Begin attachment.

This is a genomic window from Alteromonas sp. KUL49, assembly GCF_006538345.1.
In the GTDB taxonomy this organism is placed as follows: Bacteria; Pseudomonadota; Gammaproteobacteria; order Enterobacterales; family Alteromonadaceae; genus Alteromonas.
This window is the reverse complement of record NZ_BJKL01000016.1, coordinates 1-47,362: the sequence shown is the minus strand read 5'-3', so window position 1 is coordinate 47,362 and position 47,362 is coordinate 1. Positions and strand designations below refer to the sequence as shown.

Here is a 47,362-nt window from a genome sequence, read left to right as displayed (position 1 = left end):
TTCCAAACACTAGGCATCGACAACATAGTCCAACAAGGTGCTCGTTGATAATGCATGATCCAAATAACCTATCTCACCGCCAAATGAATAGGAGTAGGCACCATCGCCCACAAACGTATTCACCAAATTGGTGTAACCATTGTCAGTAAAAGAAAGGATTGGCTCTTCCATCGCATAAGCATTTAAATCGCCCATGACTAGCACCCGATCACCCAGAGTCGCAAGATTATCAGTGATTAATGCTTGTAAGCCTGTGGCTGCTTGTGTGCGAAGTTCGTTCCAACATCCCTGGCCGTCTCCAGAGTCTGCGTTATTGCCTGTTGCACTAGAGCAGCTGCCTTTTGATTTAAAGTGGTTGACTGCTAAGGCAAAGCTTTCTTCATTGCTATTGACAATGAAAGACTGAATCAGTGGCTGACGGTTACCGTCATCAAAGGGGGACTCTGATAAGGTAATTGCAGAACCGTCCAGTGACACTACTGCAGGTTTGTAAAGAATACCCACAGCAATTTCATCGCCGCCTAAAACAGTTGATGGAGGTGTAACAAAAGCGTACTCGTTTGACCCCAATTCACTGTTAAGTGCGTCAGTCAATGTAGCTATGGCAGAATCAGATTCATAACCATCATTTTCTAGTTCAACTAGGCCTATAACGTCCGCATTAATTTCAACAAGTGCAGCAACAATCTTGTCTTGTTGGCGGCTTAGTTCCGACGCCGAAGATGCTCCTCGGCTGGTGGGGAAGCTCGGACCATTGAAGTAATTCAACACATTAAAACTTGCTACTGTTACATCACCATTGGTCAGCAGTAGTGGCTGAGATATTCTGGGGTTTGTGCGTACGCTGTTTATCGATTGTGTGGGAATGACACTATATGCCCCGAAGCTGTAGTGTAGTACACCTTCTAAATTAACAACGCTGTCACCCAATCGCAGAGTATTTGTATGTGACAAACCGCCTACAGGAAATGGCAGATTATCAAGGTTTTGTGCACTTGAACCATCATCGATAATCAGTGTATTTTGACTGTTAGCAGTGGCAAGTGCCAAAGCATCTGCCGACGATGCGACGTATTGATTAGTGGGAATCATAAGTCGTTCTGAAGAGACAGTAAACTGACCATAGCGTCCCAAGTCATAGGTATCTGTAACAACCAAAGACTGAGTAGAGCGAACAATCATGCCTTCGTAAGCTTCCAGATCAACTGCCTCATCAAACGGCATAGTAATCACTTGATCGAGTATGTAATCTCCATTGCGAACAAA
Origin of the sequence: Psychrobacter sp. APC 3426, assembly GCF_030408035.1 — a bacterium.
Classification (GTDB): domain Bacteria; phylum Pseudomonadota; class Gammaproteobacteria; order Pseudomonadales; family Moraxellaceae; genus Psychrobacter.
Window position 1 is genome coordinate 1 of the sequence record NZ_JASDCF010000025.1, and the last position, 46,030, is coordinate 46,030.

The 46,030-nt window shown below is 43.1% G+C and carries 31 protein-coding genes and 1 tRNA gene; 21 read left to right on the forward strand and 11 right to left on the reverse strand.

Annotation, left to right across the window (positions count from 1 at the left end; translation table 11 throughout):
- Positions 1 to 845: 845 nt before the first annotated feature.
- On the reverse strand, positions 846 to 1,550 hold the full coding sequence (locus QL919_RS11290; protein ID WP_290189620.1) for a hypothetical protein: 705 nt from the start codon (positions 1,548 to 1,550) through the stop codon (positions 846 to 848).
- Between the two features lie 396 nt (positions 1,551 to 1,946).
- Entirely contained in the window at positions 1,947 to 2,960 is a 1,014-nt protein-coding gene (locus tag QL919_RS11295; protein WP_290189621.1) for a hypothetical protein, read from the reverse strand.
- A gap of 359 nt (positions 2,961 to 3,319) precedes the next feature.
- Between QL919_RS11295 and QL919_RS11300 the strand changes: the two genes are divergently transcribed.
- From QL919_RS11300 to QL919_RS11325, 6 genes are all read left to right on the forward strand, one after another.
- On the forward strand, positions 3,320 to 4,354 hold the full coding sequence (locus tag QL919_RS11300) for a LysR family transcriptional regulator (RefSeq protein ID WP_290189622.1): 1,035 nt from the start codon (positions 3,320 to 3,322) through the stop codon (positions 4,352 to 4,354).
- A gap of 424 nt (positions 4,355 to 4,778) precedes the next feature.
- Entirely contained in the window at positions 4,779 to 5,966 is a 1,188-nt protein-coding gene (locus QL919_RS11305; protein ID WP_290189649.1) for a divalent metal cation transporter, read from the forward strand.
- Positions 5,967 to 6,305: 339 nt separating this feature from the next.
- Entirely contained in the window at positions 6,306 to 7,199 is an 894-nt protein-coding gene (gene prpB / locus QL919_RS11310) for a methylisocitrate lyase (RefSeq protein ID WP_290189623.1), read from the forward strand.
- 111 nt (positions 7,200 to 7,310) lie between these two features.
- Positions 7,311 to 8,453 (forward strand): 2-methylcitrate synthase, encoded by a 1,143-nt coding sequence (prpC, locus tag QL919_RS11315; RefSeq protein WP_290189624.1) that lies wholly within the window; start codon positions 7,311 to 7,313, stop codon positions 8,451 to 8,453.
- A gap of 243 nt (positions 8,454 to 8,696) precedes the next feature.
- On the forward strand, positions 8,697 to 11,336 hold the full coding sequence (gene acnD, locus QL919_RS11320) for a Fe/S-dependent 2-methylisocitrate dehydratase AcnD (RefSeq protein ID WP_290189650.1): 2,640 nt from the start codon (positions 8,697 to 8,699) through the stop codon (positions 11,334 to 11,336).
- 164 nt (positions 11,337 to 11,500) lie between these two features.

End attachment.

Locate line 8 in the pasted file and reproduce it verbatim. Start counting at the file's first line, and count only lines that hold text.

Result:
Window position 1 is genome coordinate 1 of the sequence record NZ_JASDCF010000025.1, and the last position, 46,030, is coordinate 46,030.